The Conservatives were elected in Canada in January 2006, and certain Christian groups made common cause with Canadian Jewish organizations in lobbying the Harper government to take a pro-Israel position in the conflict. The prime minister did not disappoint, when he described an Israeli campaign that took 1,000 lives as a â€œmeasured responseâ€ to the kidnapping of two Israeli soldiers. The Canadian government has since 2006 jettisoned Canadaâ€™s previous role as an honest broker in the Middle East and has tilted our foreign policy entirely in Israelâ€™s favour, including unconditional support for the deadly invasion of Gaza in January 2009.
Canadaâ€™s pro-Israel support has now worked its way back into our domestic politics as well, in the most unpleasant of ways. Late in 2009, the Canadian International Development Agency (CIDA) abruptly withdrew funding and severed a long-standing relationship with KAIROS, an inter-church human rights group. Speaking at a conference in Jerusalem in December 2009, Jason Kenney, Canadaâ€™s immigration minister, accused KAIROS of being anti-Semitic and of supporting an economic boycott of Israel. KAIROS and its members, including Catholic, United, Anglican, and Lutheran churches, the Mennonite Central Committee and Quakers, hotly denied those claims.
Then, early in 2010 Canadaâ€™s respected Rights and Democracy organization imploded after new board members appointed by the Conservative government forced the resignation of the organizationâ€™s president RÃ©my Beauregard at a particularly nasty meeting. Mr. Beauregard died of a heart attack later that day. Conservative appointees to the board of Rights and Democracy accused the organization of being anti-Israel. Senior staff members have now been fired and Rights and Democracy has closed a Geneva-based office that which worked in proximity to several United Nations agencies.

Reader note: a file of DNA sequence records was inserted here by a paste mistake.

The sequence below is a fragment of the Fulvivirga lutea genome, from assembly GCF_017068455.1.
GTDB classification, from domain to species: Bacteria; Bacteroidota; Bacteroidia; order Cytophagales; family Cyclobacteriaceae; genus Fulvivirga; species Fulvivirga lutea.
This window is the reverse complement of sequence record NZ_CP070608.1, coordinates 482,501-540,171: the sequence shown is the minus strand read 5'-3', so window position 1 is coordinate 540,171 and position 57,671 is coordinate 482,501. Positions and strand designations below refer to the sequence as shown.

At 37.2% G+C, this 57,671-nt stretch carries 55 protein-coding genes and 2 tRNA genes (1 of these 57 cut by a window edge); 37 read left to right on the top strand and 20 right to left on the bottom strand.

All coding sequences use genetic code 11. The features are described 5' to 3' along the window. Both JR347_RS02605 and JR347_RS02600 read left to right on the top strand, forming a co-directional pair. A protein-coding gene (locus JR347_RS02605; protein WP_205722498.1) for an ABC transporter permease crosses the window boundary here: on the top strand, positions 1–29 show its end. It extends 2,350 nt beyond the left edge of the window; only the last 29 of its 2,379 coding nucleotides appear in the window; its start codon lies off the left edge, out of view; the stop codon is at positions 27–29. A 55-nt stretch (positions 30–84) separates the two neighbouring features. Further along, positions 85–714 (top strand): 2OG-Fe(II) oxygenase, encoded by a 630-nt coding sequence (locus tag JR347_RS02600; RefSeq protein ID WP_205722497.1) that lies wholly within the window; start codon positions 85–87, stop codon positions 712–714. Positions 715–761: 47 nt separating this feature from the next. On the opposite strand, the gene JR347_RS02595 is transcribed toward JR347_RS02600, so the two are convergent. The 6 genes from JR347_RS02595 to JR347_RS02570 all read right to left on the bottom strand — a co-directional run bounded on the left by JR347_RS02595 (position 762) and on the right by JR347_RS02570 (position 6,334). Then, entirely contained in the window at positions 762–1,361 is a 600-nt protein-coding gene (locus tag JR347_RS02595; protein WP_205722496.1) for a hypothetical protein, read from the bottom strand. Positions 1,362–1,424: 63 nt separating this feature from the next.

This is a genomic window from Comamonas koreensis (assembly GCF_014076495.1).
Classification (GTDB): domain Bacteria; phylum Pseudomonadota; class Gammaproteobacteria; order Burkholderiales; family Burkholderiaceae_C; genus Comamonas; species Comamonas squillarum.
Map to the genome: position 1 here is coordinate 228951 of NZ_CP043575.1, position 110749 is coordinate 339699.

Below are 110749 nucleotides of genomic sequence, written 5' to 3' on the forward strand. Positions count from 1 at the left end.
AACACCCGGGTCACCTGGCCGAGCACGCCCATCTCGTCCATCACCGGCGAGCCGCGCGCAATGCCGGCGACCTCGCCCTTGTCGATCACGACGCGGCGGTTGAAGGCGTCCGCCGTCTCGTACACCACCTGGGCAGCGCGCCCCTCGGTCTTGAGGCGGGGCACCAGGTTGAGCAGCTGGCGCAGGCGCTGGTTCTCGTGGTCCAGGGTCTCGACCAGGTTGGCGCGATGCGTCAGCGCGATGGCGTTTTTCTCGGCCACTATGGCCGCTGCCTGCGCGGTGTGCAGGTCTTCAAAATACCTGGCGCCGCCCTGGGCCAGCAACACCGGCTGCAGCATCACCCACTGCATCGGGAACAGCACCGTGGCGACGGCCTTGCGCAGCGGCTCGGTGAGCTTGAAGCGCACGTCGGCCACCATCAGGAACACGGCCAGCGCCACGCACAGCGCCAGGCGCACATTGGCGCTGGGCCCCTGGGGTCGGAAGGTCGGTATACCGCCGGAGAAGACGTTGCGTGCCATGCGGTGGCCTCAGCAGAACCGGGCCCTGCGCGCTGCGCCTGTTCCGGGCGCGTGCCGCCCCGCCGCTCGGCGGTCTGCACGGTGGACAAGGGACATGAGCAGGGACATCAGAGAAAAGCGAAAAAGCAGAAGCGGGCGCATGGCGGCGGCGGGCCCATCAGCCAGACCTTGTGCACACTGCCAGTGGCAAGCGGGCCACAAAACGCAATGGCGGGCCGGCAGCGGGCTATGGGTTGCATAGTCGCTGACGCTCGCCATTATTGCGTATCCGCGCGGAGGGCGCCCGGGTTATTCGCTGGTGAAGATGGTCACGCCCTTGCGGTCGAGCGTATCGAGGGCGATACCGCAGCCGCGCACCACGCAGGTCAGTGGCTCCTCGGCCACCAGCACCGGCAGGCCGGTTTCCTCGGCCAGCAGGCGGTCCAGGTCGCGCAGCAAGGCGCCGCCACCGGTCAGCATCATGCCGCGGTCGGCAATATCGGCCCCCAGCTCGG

The governmentâ€™s ham-fisted actions against KAIROS and Rights and Democracy have sent an intended chill through Canadaâ€™s church and development communities. Question the policies of the Israeli government and you are called anti-Semitic. Question the policies of the Canadian government and you will be punished. These attacks have led others, including former Canadian diplomat Harry Stirling, to question why the kind of debate that occurs regularly within Israel about the country’s policies toward its neighbours is labelled as anti-Semitic when it occurs in Canada.
A common analysis is that in its policies and practices the Harper government is attempting to win the support of Jewish organizations and voters in this country. It may be, however, that an even more important reason for the governmentâ€™s one-sided policy is its desire to appease its base among the Christian right â€“ those who actually believe that a biblical prophecy of end times will be fulfilled by the Israeli hegemony in the Middle East.
Some of those people will gather at a weekend meeting sponsored by the International Christian Chamber of Commerce at the Hyatt Regency in Calgary on March 12-13th. They will talk about Godâ€™s plan for Israel and Rob and Fran Parker are featured as guest speakers. The ICCC advertisement invites registrants to: â€œCome and hear about our unique relationship with the government of Israel. Come and hear how you can stand in a practical way with Israel in Her call to be a blessing to many nations.â€ The ad quotes the bibleâ€™s book of Genesis regarding Israel: “I will make you into a great nation and I will bless you; I will make your name great, and you will be a blessing.â€™â€™
Interestingly, Christian reconstructionists believe that only those who have accepted Christ as their personal saviour will be saved in the Last Judgement. Others, and one assumes this includes people of Jewish faith, will be damned if they have not accepted Christ.Â This is, to say the least, an odd basis for a pro-Israel coalition.